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jmknapp
post Jul 13 2012, 02:43 PM
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QUOTE (djellison @ Jul 13 2012, 03:22 AM) *
Not too bad. The killer is the heating requirement to get the rover ready to drive. That's something on the order of 600 Whrs.


Is that needed to heat up the joints/bearings? So I guess the ~2000 thermal watts from the RTG are not available for that?


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mcaplinger
post Jul 13 2012, 04:12 PM
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QUOTE (jmknapp @ Jul 13 2012, 07:43 AM) *
Is that needed to heat up the joints/bearings? So I guess the ~2000 thermal watts from the RTG are not available for that?

The fluid loop that's warmed by the RTG only goes inside the rover body; the actuators and other extremities have to be heated electrically.


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nprev
post Jul 13 2012, 09:26 PM
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What fluid is used in the loop, Mike? An ammonia solution?

EDIT: Found a reference to freon, but not sure if that's for the mechanically-pumped system used during transit to Mars or the MSL surface ops system (if they indeed do use different fluids.)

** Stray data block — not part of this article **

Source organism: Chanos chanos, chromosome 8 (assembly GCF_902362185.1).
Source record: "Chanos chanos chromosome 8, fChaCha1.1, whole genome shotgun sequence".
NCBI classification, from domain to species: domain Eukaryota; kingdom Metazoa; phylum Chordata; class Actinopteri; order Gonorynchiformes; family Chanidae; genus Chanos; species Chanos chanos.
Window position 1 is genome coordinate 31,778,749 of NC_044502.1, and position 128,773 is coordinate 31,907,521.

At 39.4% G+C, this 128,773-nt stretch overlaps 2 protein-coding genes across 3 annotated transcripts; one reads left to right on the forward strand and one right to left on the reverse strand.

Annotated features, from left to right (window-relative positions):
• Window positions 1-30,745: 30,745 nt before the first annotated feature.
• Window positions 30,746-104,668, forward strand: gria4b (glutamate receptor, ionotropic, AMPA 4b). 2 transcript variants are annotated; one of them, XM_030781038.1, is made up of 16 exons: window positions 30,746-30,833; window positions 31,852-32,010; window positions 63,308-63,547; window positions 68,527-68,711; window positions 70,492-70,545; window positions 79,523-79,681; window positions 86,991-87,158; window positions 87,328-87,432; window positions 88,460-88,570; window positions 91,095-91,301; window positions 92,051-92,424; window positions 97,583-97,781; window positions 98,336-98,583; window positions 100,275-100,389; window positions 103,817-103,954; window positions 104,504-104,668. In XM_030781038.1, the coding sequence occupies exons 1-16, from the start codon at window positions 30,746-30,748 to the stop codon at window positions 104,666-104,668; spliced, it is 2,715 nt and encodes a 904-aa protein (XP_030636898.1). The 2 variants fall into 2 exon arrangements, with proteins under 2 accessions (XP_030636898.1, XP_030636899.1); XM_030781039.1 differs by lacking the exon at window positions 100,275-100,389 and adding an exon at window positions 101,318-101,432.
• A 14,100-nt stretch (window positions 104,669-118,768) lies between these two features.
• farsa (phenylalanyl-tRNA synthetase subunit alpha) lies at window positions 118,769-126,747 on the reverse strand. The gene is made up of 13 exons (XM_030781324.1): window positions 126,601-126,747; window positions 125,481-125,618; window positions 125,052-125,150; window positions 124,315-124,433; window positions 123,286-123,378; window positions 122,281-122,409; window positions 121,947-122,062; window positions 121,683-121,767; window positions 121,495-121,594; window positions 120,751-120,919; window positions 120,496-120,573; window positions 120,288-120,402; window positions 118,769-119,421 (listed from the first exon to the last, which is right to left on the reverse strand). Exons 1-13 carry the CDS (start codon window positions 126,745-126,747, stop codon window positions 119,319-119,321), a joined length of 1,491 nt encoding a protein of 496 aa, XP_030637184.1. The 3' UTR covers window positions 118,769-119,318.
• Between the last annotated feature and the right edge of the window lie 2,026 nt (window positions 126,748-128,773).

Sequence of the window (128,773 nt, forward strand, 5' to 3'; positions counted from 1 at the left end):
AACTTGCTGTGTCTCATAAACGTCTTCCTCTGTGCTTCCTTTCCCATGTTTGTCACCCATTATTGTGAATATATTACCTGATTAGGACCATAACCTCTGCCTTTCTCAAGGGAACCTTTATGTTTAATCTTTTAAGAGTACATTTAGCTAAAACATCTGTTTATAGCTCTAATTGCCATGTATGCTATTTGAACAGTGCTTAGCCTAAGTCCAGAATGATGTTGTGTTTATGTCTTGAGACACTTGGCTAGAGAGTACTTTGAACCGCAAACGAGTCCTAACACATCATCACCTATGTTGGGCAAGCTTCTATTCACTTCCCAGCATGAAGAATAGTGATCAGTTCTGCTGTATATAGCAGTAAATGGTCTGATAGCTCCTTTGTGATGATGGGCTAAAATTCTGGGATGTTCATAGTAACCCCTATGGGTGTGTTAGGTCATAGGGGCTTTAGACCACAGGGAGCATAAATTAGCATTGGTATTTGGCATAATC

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RoverDriver
post Jul 13 2012, 09:34 PM
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QUOTE (djellison @ Jul 13 2012, 12:22 AM) *
Not too bad. The killer is the heating requirement to get the rover ready to drive. That's something on the order of 600 Whrs.


And that is why the available drive time unfortunately will still depend on the season. mad.gif

Paolo


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mcaplinger
post Jul 13 2012, 10:02 PM
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QUOTE (nprev @ Jul 13 2012, 02:26 PM) *
What fluid is used in the loop, Mike?

According to http://ntrs.larc.nasa.gov/search.jsp?R=201...ICAL%2BSCIENCES both the cruise and surface systems use CFC-11 (freon).


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nprev
post Jul 13 2012, 10:44 PM
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Ah. Thanks!


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MarsEngineer
post Jul 14 2012, 06:06 PM
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The cooling loop (heat rejection subsystem or HRS) on the rover is very similar to the one on the cruise stage that runs around the cruise stage and down into the rover. This is based on the same design we first used on Mars Pathfinder then MER for the cruise HRS. Same dual redundant pumps on all of these loops.

I really love them. Essentially they maintain the rover body near room temperature most of the time taken from heat from the hot MMRTG that would otherwise radiate out to the Mars environment. As Paolo points out though, the rover freon only controls the temperature inside the rover but not its appendages. We need old fashioned electric heaters for that.


-Rob